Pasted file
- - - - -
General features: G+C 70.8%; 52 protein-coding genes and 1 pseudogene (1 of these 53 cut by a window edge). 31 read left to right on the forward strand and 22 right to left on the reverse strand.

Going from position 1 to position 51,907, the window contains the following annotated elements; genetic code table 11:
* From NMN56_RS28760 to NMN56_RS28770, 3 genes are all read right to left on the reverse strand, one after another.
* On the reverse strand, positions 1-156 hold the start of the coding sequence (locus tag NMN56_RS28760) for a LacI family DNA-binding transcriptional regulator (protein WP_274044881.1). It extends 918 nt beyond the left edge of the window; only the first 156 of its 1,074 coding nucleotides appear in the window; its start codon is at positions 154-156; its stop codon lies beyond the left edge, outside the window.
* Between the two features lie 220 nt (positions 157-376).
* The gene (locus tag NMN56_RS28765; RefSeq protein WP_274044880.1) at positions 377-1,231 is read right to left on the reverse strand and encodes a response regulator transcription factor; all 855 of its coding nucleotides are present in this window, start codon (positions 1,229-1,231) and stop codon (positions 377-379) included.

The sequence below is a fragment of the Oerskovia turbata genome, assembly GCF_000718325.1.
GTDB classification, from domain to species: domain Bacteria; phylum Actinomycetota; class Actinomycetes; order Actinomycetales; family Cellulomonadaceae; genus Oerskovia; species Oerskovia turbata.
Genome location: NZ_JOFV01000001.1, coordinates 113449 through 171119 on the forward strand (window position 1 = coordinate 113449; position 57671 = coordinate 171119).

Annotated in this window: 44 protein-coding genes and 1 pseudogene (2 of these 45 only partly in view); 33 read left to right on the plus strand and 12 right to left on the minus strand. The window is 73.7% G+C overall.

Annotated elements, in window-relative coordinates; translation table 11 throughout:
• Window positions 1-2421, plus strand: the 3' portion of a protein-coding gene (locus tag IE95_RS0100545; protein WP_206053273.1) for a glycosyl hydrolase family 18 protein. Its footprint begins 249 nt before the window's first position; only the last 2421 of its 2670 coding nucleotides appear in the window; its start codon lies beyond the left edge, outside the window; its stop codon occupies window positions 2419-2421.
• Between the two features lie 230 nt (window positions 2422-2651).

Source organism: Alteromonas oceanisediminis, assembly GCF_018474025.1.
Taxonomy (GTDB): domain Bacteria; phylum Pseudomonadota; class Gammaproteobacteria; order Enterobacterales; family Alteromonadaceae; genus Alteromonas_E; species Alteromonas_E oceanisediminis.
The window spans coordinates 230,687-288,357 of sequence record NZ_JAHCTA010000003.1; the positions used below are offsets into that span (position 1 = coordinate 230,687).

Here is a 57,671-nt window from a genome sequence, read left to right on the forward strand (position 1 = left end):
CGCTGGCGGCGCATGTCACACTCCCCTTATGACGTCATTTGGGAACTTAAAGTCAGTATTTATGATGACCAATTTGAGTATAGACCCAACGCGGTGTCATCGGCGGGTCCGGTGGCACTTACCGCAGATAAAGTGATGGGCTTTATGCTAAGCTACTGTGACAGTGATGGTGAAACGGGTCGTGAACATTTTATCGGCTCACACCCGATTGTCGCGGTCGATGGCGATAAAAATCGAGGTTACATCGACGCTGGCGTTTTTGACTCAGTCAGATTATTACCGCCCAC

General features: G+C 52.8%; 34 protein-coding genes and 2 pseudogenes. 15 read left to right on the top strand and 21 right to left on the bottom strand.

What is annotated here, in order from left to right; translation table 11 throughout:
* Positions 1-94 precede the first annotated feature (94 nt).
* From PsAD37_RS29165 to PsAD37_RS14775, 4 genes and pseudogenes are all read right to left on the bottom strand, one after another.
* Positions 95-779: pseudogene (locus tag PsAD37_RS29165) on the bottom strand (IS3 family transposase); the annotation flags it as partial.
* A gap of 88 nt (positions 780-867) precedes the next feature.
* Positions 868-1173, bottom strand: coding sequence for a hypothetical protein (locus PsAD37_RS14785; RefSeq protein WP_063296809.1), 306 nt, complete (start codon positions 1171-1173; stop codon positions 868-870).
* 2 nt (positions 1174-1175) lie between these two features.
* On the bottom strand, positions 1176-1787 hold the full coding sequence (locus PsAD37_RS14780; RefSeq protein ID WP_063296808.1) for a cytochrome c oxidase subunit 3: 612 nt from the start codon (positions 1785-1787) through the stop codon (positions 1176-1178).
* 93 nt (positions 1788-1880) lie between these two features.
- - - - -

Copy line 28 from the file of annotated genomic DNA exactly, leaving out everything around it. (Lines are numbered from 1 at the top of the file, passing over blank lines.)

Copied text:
* 93 nt (positions 1788-1880) lie between these two features.